Europe’s real estate companies, which have already been performing poorly this year, are likely to face further challenges as increasing interest rates lead to higher financing costs. Moreover, concerns among investors regarding the future prospects of commercial property developers are exacerbating the situation.
In Sweden, property stocks – considered a precursor for the problems afflicting European real estate – have been declining this week. This is because SBB, one of the country’s largest commercial landlords, has suspended dividends and cancelled a rights issue after its debt ratings were downgraded. This development is unfavourable for the Stoxx 600 Real Estate Index, which has lost approximately €140 billion ($154 billion) in market value since its peak in August 2021, representing a decline of 45%.
According to Citi analyst Aaron Guy, the value of commercial real estate assets in Western Europe may decline by as much as 40%, which could result in covenant breaches and necessitate the injection of up to €178 billion in new equity or “other mitigating actions.” This amount is larger than the entire market capitalization of the real estate sector index, which stands at €144 billion.
Citi’s Guy suggests that covenant risks and the need for real estate refinancing to achieve lower loan-to-value ratios require a “substantial re-equitization” in the sector. While this could result in a downside in the short term, it may present a medium-term opportunity, according to him. Furthermore, the sector, which is sensitive to interest rates, is under strain following the announcement by the European Central Bank that its tightening policy is not yet complete. Some officials are challenging the market’s assumption that the cycle will end in July. As sentiment deteriorates, Barclays and JPMorgan strategists are among those bearish on the sector.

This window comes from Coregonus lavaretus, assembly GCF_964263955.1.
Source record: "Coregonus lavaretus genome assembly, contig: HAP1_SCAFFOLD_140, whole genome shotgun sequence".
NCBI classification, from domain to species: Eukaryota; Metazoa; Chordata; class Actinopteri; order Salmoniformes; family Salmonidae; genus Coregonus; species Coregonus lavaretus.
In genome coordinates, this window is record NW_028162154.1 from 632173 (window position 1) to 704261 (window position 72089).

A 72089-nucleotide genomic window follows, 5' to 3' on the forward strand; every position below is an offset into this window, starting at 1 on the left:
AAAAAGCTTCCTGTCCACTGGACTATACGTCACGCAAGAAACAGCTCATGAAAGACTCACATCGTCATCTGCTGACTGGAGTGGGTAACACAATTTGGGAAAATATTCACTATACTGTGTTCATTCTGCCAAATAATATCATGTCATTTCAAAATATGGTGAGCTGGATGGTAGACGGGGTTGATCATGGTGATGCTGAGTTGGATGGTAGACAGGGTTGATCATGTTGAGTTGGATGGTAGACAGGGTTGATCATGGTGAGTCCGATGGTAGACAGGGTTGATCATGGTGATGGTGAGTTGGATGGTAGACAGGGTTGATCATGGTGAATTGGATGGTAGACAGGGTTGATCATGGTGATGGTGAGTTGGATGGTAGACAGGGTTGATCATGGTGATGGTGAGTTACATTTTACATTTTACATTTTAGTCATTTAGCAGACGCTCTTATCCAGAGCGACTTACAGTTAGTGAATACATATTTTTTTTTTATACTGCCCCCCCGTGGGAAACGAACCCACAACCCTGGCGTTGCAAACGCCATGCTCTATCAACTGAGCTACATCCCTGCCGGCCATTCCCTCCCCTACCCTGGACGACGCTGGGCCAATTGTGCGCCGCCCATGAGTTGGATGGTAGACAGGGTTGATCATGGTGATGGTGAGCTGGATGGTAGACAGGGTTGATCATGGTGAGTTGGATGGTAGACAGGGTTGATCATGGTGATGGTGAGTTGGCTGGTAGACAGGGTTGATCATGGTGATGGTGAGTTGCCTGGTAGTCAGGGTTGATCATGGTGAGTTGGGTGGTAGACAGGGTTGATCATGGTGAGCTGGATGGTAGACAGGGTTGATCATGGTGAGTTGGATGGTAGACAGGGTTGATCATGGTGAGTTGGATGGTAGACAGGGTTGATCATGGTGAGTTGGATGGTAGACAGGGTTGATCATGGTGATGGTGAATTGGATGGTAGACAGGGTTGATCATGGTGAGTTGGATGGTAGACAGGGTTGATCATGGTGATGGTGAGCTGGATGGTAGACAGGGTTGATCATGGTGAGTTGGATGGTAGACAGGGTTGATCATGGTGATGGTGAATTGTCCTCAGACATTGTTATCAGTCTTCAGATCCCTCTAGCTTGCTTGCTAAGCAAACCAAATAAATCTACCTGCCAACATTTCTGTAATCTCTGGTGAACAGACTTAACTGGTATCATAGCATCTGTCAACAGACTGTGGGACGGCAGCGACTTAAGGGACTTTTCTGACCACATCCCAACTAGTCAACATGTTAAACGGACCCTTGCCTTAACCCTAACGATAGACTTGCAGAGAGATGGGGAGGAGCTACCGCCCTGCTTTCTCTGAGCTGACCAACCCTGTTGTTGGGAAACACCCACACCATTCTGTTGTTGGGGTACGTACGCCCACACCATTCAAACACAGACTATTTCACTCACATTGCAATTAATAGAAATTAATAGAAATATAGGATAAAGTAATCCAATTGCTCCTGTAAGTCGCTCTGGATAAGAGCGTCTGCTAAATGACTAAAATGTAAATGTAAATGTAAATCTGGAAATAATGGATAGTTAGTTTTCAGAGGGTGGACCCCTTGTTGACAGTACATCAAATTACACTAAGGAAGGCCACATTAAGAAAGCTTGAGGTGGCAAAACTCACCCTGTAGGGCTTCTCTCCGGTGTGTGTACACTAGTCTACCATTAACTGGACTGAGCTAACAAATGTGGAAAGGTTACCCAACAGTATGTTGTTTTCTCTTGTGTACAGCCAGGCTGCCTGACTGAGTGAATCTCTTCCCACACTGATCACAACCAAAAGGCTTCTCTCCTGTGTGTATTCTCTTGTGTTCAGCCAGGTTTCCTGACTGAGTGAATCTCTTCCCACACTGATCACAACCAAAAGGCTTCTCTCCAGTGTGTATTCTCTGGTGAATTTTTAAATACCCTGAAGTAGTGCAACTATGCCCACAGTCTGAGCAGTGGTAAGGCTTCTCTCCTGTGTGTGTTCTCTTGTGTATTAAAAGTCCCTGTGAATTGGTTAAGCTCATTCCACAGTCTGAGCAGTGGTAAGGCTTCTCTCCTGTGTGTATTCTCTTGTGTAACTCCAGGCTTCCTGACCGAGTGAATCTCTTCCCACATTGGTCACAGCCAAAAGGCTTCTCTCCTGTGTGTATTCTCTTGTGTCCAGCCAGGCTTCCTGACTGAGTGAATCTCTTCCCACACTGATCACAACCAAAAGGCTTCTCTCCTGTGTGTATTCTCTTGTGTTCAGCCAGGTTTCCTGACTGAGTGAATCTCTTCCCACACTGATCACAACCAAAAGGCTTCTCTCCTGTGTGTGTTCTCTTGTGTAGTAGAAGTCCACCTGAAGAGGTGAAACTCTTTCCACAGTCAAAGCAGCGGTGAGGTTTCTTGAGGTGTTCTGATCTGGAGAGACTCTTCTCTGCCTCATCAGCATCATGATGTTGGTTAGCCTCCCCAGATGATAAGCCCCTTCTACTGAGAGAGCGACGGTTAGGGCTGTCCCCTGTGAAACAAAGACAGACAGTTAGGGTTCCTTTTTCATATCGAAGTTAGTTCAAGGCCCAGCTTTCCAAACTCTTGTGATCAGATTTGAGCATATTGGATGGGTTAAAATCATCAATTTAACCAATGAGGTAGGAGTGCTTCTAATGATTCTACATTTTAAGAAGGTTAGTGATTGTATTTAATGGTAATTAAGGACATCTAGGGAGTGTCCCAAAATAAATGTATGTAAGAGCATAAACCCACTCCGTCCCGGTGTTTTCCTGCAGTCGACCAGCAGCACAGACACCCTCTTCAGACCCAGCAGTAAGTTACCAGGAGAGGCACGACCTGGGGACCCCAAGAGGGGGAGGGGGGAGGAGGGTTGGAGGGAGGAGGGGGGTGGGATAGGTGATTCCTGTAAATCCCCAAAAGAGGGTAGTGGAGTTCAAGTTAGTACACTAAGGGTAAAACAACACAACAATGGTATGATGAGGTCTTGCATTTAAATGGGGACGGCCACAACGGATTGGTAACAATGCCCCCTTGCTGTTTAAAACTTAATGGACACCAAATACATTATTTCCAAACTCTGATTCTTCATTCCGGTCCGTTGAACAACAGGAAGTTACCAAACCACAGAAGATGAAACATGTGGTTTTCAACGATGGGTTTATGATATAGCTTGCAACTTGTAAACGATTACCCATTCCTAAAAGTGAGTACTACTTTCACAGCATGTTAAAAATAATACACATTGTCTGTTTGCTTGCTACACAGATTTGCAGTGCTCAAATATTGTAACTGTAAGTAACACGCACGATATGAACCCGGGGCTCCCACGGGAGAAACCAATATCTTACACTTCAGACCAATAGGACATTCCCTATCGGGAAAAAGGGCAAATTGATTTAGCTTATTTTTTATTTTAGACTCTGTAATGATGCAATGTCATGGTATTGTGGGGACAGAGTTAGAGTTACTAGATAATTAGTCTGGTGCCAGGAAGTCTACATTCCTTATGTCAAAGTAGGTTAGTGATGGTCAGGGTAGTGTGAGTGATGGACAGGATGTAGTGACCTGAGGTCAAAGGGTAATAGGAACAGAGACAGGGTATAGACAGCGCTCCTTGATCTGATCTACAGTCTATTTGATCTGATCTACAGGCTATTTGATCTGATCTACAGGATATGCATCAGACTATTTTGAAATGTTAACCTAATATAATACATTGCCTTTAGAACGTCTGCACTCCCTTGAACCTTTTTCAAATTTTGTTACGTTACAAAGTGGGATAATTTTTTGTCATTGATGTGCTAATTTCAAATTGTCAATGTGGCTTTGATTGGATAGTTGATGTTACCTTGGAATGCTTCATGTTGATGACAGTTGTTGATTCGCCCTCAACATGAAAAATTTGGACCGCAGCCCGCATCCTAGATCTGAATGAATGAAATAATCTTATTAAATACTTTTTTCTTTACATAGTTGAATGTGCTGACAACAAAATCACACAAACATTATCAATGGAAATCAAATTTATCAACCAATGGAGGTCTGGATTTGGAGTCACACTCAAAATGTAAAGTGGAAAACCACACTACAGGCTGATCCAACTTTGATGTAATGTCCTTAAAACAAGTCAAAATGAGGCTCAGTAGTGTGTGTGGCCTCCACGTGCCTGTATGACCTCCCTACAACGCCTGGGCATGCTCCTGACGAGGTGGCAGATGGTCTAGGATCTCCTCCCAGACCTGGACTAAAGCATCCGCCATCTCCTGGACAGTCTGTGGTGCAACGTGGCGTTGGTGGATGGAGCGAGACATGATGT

According to Barclays strategists, who view the sector as a bond proxy and are underweight, higher interest rates could result in lower valuations and potential rights issues. In addition, the trend towards remote working and retail digitalization presents a challenge for stocks. JPMorgan strategists also have an underweight position due to weak fundamentals, but suggest that stalled bond yields may offer some relief. Meanwhile, Bank of America’s analysts are more positive, asserting that the expectation of lower bond yields during a recession is a reason to be overweight on real estate this year.
Swedish real estate faces significant risks as it has experienced high growth driven by historically low-interest rates in the last decade. Over $40 billion in bonds will mature in the next five years, with a quarter of them due in 2023, which is concerning as much of the debt is short-term and has a floating rate, exposing it to interest rate risks. Additionally, many of these companies have complex shareholding structures that overlap with several listed firms, creating the potential for a chain reaction triggered by a single margin call.
While the likelihood of SBB’s current difficulties spreading to other major Swedish landlords is not high, Danske Bank equity strategist, Molly Guggenheimer, believes that the suspension of dividends and the cancellation of the rights issue will be “yet another negative overhang for the sector.”